“Creative what? Writing? What’s that?” or the more likely response, “What are you gonna do with that? Teach?” I tell them yes I’d like to teach and move on. No I don’t have any teaching experience. Yes, I understand the beginning of a new year during a recession is a bad time to look for a job. I fake a smile and move on.
In keeping with this state of mind, I avoid conversations with relatives about what I’m doing now that I’m out of school. The holidays are rampant with these kinds of conversations, but I eat a lot of food and act preoccupied when they finally ask.
“Well, where are you looking for a job at?” As if somehow their expert advice will propel me into a lucrative career path. Maybe someday I’ll thank them when I’m rich and happy.
Every time I see him, my grandpa tries to convince me that working at Quik Trip or Kinko’s (or "Ginko’s" in his words) is the way to go. I tell him I have a Master’s degree in English and that really isn’t what I’m looking for. He never respected my delivery jobs even though I got through most of my undergrad and grad school on them. My year long stint at the eyeglass store grinding lenses was something he understood a little bit better.
As January rolls on the snow continues to pile up and I continue applying online for adjunct teaching positions, getting mostly no response. Earlier in the month I heard back from my alma mater and they told me they were interested in interviewing me later in the year for some possible fall classes. It was exciting but not totally reassuring news. I wonder sometimes if I could get by that long without a job.
Most days I try to survive the best I can. I sell things I don’t need anymore on Craigslist or eBay: guitar pedals I don’t use anymore (what the heck does a Flanger do anyways?), Xbox games I can’t play any longer because my Xbox 360 quit working not long before I did. Other days my girlfriend gives me a ride to the closest Wal-Mart and I return things that are still in the package from birthdays and Christmases past. One week three pairs of long underwear nets me a nineteen dollar gift-card which I spend mostly on boxes of Totino’s Pizza. She laughs at me while I eat a dollar cherry pie from Wal-Mart in the car. I read the package and inform her it contains both regular corn syrup and the much preferred high-fructose variety. Ideal nutrition for the man out of work.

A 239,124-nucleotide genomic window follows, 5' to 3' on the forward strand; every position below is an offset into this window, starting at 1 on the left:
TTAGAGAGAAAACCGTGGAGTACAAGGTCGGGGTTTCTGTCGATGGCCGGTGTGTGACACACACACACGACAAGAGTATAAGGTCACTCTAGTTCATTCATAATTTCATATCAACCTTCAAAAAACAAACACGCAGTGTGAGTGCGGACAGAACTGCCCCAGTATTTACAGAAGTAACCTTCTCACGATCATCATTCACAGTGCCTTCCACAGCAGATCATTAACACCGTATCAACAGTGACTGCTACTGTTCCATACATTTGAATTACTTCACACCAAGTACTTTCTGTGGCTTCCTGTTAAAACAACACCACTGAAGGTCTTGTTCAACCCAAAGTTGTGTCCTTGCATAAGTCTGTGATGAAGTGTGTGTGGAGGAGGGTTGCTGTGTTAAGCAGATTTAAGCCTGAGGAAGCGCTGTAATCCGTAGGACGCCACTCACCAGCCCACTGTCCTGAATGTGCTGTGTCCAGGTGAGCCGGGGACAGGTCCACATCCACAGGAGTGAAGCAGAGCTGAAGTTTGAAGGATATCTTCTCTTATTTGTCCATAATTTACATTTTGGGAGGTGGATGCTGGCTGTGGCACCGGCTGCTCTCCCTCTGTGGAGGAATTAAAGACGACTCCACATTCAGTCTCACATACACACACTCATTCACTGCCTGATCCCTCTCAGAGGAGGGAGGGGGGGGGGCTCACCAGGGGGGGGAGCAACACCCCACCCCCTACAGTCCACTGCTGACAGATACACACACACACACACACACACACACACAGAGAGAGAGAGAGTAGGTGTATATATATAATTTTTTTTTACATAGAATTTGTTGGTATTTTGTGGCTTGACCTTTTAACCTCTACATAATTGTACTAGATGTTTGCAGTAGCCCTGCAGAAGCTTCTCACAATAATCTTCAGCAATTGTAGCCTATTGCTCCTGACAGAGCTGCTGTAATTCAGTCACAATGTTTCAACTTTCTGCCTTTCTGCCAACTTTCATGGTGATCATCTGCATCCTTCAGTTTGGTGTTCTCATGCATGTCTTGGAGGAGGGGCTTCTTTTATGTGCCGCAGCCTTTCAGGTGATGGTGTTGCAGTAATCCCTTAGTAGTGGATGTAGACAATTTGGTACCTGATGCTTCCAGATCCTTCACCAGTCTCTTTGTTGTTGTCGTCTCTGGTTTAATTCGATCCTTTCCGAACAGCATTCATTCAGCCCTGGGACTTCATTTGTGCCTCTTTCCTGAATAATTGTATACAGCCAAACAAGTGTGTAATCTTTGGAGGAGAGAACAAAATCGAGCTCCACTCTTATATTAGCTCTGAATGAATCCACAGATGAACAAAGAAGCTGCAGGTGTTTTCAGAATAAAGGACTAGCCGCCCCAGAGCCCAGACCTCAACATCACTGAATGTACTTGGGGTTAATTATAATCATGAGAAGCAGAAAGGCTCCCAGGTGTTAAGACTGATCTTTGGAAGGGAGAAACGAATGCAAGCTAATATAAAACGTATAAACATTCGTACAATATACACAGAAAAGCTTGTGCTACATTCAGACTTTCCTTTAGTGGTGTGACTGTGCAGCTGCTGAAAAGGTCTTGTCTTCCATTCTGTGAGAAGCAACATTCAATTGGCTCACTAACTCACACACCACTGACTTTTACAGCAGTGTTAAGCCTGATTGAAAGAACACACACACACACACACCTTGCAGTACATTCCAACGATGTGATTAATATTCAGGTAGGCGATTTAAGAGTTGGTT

It’s been a rough year but I keep my head up. There are always more jobs to apply for and be turned down.
Earlier in the year, before I was delivering pizzas, I went on unemployment for a few months. The three-hundred and fifty I got a month wasn’t much but looks pretty substantial in retrospect.
My savings from grad school are slowly dwindling each time I eat out or pay the bills. The money I got from family on my birthday and at graduation keeps me afloat into the new year even though I feel pressure to take a job within walking distance as a waiter (sorry, “server”).
Earlier in the month I’d gottten excited about the one interview I’ve had post-grad school. My hope dissipated when the owner told me he “couldn’t afford to pay me a regular salary for my work on his journal,” but he did teach me how to make money online doing freelance writing. Looking back it seems pretty cool of him even though I declined his non-paying offer. The first thing he told me was that I was overqualified for the position.
Eventually I found a way to make a few bucks online using the recommendations he’d given me. It’s reassuring to make any money these days, even if I have to write stupid How-To articles for the next six months. I’m currently at work on one I’m probably not qualified to write: How To Get the Job of Your Dreams.